From RuPaul to Lady Bunny, drag queens have attracted the mainstream spotlight in recent years. But those who love the art form beyond Drag Race know that there’s far more to drag than performances of over-the-top femininity. Drag kings and male impersonators have been perfecting and honing their own performances of manliness for decades and, in the process, critiquing and expanding our own definitions of what masculinity even means today.

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From male impersonators of the late 19th century like Annie Hindle, the contemporary performances of Brooklyn drag kings like Lee VaLone, and the characters of comedians like SNL’s Kate McKinnon, the history of drag king performance is a long and storied one. Still, even though kings have been refining their craft for decades, they’re still fighting for cultural visibility.

Senior Producer: Jennifer Perry; Associate Producer: Zoe Stahl; Animator/Editor: Hope Sincere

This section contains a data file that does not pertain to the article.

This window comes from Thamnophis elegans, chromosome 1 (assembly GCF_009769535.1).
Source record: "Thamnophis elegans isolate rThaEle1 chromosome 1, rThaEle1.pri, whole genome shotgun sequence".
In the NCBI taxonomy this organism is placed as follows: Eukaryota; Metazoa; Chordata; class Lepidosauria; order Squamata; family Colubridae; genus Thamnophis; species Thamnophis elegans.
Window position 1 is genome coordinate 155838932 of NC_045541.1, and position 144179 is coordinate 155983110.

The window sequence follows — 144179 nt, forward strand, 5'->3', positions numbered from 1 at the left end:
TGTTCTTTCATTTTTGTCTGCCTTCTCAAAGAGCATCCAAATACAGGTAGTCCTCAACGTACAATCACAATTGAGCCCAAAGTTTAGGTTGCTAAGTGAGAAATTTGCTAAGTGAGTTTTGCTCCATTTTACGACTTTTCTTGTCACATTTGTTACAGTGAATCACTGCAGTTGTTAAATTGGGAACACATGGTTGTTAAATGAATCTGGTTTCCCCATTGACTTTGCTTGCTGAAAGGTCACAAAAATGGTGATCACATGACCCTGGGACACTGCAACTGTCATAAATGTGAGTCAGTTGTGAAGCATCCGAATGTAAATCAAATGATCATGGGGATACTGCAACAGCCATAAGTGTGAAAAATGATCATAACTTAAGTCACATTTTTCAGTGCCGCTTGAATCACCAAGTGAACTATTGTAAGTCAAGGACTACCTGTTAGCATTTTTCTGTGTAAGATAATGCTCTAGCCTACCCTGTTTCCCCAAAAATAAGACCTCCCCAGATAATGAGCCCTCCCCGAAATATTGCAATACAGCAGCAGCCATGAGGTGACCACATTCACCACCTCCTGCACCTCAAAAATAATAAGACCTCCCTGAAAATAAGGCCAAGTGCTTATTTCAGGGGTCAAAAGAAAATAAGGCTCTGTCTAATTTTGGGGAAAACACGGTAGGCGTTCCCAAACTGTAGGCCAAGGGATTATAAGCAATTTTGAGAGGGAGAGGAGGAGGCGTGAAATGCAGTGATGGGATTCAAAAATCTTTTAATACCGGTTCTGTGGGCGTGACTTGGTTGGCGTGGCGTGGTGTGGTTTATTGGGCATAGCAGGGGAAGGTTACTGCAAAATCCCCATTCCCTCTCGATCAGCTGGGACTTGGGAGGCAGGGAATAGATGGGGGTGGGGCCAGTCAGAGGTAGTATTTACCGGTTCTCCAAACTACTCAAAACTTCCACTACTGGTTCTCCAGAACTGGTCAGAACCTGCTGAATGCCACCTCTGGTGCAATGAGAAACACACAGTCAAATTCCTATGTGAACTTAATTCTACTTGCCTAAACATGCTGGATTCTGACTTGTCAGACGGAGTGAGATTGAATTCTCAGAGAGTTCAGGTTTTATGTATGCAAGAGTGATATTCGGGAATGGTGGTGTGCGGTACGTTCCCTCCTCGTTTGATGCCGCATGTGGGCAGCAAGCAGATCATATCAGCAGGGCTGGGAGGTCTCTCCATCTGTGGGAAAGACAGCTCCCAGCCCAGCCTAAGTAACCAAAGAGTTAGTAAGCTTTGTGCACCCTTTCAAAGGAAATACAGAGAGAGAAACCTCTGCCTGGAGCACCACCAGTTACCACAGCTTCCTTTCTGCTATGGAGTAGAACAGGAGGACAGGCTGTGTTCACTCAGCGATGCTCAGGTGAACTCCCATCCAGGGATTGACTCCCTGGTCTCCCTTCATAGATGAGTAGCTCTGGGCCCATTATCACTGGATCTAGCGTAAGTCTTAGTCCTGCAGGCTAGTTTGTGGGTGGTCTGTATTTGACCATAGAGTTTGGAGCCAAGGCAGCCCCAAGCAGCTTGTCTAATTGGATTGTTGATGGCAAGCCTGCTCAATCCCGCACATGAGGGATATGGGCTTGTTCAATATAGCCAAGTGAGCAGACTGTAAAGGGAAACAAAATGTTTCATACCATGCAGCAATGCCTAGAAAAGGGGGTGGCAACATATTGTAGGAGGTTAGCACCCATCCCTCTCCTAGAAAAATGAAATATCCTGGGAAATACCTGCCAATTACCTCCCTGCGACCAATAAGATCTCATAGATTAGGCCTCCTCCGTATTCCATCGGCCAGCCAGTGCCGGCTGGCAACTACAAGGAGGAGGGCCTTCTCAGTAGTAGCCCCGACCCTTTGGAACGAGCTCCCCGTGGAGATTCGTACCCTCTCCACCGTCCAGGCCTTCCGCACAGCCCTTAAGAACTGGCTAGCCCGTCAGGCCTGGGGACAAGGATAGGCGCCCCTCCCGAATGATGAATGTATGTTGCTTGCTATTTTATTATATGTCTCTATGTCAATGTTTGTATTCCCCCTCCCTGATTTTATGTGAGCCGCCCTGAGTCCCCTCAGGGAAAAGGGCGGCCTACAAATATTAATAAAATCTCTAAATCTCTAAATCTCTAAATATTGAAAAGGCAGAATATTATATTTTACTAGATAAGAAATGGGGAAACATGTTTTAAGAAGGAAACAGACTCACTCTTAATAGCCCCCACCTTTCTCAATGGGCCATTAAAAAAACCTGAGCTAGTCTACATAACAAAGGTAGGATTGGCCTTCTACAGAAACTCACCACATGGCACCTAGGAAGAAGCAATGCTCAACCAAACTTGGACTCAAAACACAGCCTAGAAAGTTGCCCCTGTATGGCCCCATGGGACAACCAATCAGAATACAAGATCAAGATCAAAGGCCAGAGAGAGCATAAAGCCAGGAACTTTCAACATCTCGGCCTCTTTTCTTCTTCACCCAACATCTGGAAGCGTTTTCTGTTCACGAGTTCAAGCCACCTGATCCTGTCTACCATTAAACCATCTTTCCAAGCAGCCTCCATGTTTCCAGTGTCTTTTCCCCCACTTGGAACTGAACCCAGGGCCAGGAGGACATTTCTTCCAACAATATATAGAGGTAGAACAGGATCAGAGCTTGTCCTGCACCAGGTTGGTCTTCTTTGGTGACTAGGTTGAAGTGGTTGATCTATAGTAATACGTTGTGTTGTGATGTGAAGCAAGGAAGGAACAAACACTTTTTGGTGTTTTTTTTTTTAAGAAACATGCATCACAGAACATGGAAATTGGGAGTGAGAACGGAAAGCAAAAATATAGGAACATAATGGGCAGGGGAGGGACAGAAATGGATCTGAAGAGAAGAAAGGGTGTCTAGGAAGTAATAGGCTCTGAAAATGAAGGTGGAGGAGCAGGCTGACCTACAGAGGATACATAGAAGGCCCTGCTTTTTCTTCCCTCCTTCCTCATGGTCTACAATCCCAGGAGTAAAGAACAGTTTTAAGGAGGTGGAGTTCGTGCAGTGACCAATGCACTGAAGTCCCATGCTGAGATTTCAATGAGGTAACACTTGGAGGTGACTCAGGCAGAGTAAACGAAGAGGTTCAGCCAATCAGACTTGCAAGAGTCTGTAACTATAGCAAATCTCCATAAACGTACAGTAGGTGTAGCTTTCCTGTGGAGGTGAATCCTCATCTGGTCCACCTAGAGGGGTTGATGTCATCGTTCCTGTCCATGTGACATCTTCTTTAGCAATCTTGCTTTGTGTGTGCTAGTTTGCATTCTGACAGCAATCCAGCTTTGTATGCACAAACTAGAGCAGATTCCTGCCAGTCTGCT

Pop Culture Reporter, Jezebel

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DISCUSSION

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This is one if the annoying things about Drag Race, a show i love. I really wish Mama Ru would include Drag Kings. And, also expand the range of genders competing on Drag Race. Many reasons. Briefly, it opens opportunities on the “challenges” front, which have gotten a little stale. Second, a big part of why we watch Drag Race is because of these stories of struggle. Gay men are not the only ones who’ve had a boot on their neck. We need to hear these stories. Lastly, even based on Ru’s philosophy on gender and playing with it; I challenge him and Drag Race producers to open up the playground. You can DM me here if you want one of my afternoons to help you brainstorm this. xo

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